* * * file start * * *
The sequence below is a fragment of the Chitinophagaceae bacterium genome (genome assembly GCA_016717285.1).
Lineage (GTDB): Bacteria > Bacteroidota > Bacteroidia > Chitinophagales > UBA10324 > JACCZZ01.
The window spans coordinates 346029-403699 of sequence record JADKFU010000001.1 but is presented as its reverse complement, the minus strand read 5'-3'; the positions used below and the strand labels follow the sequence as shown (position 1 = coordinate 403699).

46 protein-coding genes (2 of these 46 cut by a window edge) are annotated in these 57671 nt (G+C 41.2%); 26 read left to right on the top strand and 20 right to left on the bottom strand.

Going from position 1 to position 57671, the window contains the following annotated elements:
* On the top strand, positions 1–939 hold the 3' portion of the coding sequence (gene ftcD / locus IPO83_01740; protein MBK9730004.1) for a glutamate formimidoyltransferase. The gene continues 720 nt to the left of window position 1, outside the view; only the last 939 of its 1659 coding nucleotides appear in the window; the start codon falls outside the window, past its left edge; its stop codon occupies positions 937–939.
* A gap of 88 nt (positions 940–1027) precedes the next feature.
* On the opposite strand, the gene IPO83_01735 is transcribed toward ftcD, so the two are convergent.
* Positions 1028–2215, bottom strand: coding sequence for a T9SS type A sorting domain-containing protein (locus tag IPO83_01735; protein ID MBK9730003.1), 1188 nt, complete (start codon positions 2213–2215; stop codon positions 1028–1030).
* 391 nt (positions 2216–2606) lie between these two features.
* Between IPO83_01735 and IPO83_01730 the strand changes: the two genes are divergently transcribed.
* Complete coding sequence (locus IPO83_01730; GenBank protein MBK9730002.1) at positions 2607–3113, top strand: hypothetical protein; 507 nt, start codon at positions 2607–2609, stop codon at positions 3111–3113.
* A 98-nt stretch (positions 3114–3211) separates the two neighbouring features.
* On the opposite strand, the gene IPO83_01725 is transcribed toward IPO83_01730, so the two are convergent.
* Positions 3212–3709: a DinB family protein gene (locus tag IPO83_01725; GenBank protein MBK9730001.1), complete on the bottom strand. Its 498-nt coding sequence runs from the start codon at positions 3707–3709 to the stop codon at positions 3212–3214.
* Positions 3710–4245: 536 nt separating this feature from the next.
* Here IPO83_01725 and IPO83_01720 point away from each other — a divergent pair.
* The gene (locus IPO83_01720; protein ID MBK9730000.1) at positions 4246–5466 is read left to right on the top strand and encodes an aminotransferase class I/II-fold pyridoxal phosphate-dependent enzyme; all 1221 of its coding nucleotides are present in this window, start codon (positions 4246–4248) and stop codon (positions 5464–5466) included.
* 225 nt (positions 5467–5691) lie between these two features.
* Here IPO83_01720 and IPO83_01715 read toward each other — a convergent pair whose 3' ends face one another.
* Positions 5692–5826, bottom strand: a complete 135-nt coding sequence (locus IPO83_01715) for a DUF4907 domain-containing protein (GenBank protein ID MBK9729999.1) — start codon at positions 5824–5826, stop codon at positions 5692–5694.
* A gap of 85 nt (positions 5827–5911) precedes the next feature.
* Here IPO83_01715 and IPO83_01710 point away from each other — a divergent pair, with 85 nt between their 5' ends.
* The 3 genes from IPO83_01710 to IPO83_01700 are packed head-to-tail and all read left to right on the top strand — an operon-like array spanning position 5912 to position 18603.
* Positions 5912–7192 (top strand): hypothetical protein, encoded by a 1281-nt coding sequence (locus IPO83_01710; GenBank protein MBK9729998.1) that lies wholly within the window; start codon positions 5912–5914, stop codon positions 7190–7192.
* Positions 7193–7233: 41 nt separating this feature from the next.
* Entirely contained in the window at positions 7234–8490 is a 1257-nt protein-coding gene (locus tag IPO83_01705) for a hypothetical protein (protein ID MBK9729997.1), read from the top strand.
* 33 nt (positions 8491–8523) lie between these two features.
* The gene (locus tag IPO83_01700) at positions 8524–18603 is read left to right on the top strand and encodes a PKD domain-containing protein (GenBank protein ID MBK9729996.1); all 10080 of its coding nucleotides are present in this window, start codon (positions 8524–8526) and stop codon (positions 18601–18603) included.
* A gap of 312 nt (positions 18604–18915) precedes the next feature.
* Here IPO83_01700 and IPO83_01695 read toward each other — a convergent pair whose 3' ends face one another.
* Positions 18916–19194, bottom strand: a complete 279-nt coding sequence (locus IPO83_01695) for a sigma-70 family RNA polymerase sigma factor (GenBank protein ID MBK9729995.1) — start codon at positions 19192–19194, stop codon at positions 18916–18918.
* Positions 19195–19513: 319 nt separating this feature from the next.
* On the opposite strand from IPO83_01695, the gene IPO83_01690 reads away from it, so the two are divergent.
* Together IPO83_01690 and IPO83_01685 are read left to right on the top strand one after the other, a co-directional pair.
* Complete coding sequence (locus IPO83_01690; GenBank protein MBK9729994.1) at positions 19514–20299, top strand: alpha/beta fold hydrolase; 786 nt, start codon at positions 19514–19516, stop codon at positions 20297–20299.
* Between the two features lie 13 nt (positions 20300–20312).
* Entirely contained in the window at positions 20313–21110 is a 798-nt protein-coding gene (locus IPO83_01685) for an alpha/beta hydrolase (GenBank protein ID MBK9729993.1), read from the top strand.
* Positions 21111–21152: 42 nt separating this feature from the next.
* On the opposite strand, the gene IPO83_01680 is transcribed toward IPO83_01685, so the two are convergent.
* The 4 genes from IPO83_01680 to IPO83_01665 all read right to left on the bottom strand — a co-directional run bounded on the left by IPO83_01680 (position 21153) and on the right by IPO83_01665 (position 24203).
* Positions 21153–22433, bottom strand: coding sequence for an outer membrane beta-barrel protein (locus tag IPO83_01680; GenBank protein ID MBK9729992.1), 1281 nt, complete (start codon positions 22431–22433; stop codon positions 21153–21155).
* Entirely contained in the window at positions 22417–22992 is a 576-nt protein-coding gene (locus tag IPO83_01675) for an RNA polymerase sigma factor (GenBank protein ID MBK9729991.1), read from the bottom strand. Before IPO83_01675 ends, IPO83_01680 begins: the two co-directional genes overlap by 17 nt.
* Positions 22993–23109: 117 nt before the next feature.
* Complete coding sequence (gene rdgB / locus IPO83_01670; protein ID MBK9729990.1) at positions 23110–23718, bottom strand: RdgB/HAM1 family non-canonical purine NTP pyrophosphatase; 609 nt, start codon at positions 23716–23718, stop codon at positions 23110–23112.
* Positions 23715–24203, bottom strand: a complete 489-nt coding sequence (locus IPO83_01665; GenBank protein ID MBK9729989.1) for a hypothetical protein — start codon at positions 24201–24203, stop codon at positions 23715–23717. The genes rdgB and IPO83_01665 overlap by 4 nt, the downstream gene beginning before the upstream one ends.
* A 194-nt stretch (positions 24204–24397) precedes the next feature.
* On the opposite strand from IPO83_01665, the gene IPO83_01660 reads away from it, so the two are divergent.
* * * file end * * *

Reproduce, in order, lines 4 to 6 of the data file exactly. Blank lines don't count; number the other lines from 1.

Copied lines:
46 protein-coding genes (2 of these 46 cut by a window edge) are annotated in these 57671 nt (G+C 41.2%); 26 read left to right on the top strand and 20 right to left on the bottom strand.

Going from position 1 to position 57671, the window contains the following annotated elements:
* On the top strand, positions 1–939 hold the 3' portion of the coding sequence (gene ftcD / locus IPO83_01740; protein MBK9730004.1) for a glutamate formimidoyltransferase. The gene continues 720 nt to the left of window position 1, outside the view; only the last 939 of its 1659 coding nucleotides appear in the window; the start codon falls outside the window, past its left edge; its stop codon occupies positions 937–939.